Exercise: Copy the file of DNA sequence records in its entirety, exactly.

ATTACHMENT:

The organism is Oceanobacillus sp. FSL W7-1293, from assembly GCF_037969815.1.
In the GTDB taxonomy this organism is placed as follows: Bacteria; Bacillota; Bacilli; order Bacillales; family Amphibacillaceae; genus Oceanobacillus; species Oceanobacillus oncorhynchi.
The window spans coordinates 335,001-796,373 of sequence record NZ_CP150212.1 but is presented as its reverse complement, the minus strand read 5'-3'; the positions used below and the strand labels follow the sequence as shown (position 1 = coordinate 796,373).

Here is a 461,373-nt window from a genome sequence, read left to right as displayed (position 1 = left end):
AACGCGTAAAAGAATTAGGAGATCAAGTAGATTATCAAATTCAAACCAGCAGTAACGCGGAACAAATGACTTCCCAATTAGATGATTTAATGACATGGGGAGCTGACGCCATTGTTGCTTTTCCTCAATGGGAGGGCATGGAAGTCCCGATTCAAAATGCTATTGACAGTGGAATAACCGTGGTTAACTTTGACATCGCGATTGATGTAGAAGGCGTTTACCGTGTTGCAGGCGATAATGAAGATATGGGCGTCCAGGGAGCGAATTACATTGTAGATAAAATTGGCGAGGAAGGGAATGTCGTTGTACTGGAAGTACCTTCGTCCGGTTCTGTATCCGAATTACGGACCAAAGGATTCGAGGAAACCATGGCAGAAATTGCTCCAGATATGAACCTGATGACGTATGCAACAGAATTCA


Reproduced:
The organism is Oceanobacillus sp. FSL W7-1293, from assembly GCF_037969815.1.
In the GTDB taxonomy this organism is placed as follows: Bacteria; Bacillota; Bacilli; order Bacillales; family Amphibacillaceae; genus Oceanobacillus; species Oceanobacillus oncorhynchi.
The window spans coordinates 335,001-796,373 of sequence record NZ_CP150212.1 but is presented as its reverse complement, the minus strand read 5'-3'; the positions used below and the strand labels follow the sequence as shown (position 1 = coordinate 796,373).

Here is a 461,373-nt window from a genome sequence, read left to right as displayed (position 1 = left end):
AACGCGTAAAAGAATTAGGAGATCAAGTAGATTATCAAATTCAAACCAGCAGTAACGCGGAACAAATGACTTCCCAATTAGATGATTTAATGACATGGGGAGCTGACGCCATTGTTGCTTTTCCTCAATGGGAGGGCATGGAAGTCCCGATTCAAAATGCTATTGACAGTGGAATAACCGTGGTTAACTTTGACATCGCGATTGATGTAGAAGGCGTTTACCGTGTTGCAGGCGATAATGAAGATATGGGCGTCCAGGGAGCGAATTACATTGTAGATAAAATTGGCGAGGAAGGGAATGTCGTTGTACTGGAAGTACCTTCGTCCGGTTCTGTATCCGAATTACGGACCAAAGGATTCGAGGAAACCATGGCAGAAATTGCTCCAGATATGAACCTGATGACGTATGCAACAGAATTCA